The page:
There is a woman, a very private woman (let's call her "Our Lady With Cancer") who felt oddly ignored during and after her breast cancer "experience." And it seems Our Lady With Cancer brought it all on herself. How so? In choosing not to tell everyone on earth about her diagnosis, she cut off a large lifeline of people that could have made her journey so much easier.
You see, coming out publicly about having cancer is not in Our Lady With Cancer's blood. She is diligent about keeping references to her health off of Facebook. To her "friends" not in the know, they would never know what she is really going through. And that's the way she likes it. She continues to post pretty pictures and comment on others' FB posts, but she keeps the biggest secret of her life to herself — an attempt at controlling an uncontrollable beast.
She tells the people who need to know — the people she is closest to, her family, the folks she trusts. But she can't handle the thought of being talked about or rejected during this very vulnerable time. So she continues to keep "it" quiet.
She also tells a select few people who are large cogs in her social wheel... people she knows will get the word out. She doesn't want to have to say "I have cancer" too many times. She knows if she turns on the faucet, they will come to the trough.
So it comes as quite a shock when Our Lady With Cancer's pool of support slowly dries up in the weeks and months following her bilateral mastectomy. Though she doesn't talk about "it" on Facebook, she is still surprised when no one addresses her dance with cancer — publicly or privately.
Even members of her extended family are strangely silent. How can this be? She imagines how some would handle a cancer diagnosis — how it would be all they talked about, every detail dripping in drama, drama, drama.
Well, be careful what you wish for, Our Lady With Cancer: You never wanted too much attention, and so you never got it. Our Lady begins to question her worth as a friend, a family member, a patient, a human being in need. She struggles with asking for help when help has never been offered in the first place. The fear of rejection is stifling her vulnerability.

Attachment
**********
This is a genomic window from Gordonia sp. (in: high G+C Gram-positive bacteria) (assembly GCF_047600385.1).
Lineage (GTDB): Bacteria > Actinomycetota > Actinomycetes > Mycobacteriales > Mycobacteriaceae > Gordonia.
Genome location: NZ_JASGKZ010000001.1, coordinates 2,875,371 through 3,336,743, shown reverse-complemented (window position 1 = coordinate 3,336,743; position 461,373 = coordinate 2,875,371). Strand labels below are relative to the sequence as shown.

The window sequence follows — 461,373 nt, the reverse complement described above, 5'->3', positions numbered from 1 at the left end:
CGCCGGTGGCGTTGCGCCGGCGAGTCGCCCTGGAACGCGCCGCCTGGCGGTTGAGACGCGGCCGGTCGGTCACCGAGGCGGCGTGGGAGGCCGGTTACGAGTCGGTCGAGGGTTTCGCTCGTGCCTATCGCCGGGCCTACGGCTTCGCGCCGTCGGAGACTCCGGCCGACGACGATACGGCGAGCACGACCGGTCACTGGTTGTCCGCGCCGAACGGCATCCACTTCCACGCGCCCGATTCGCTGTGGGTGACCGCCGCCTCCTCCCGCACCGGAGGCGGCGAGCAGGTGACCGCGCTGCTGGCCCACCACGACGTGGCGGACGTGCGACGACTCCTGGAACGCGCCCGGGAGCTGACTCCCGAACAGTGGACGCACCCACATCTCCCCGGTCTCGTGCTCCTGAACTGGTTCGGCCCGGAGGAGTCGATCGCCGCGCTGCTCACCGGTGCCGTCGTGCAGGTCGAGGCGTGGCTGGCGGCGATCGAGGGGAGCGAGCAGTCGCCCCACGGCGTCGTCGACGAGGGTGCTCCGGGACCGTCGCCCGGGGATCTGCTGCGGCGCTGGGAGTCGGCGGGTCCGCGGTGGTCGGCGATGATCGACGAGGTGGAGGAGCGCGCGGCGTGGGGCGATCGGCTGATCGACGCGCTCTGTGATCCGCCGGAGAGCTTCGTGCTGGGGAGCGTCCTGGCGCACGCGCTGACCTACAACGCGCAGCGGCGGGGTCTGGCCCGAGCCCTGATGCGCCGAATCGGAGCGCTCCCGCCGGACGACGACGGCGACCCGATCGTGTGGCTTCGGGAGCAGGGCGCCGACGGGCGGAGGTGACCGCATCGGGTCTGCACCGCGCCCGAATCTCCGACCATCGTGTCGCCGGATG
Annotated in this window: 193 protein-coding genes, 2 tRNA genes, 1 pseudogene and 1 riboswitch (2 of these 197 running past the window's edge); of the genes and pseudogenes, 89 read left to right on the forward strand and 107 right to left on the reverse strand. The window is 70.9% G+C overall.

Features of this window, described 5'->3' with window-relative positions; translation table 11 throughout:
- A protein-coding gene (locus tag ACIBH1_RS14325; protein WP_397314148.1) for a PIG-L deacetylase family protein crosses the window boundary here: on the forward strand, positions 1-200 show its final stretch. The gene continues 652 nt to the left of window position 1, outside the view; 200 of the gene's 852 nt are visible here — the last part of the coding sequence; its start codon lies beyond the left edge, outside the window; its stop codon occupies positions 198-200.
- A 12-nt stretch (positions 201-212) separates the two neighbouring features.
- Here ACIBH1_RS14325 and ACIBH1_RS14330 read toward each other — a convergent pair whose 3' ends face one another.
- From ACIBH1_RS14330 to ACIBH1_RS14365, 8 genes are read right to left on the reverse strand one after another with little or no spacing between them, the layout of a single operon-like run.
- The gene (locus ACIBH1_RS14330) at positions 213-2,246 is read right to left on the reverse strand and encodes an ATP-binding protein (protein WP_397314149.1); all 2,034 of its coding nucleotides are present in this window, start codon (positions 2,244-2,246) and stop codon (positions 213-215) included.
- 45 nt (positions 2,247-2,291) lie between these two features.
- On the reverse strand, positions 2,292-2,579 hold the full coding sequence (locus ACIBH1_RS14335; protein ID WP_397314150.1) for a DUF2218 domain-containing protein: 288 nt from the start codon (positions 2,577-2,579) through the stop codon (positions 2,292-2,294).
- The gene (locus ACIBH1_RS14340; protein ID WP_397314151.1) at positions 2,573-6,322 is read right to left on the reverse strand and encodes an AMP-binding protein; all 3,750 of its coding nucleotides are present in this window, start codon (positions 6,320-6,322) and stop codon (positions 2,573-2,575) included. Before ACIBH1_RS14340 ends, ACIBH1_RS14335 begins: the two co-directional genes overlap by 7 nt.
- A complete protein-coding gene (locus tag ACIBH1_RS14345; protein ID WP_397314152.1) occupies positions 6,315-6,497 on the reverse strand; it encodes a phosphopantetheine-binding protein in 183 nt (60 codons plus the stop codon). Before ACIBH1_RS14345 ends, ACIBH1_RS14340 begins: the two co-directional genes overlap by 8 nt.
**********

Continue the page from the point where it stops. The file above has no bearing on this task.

One day she goes to lunch with a friend (who is also friends with one of the "cogs") and is shocked to learn said friend doesn't know she has cancer. WTF? Our Lady With Cancer emails another former friend — and finds that person similarly shocked. Turns out the cog has kept quiet — respecting the very privacy that is so beloved by Our Lady With Cancer. (Well, what do you know about that!)
Our Lady With Cancer attends a baby shower. The room is packed with people. She decides not to keep "it" a secret any longer. She will openly and gladly talk about her breast cancer experience with anyone at the party who asks. Yet, remarkably, no one does.
But this time, she is not silenced. Our Lady With Cancer brings "it" up. She shocks many in the room that day. Jaws drop left and right. She talks about her fears, her cancer, her reconstruction. In fact, cancer is all she talks about. When she leaves the party, it is with a newfound (and hard-won) freedom. And a lightness of being. An almost unbearable lightness of being.
Now Our Lady With Cancer mentions "it" whenever it is appropriate. On the hiking trail, she falls into conversation with another hiker and tells him she is recovering from breast cancer surgery; he in turn tells her about a close friend with breast cancer who just completed the Ironman. At a farmer's market, Our Lady With Cancer asks for help to her car because she cannot carry heavy bags after her double mastectomy; the woman helping her reveals her own battle with stomach cancer. Our Lady With Cancer is no longer afraid to talk about cancer. And she realizes an old school truth: People are not talking about her. They are not focused on her. They are focused on themselves.
After a friend is diagnosed, Our Lady With Cancer emails — expressing concern and revealing her own cancer. The woman writes back, "Yes, I know. I heard." Our Lady With Cancer understands that people do not always know what to say to people who have cancer. Especially private people who have cancer.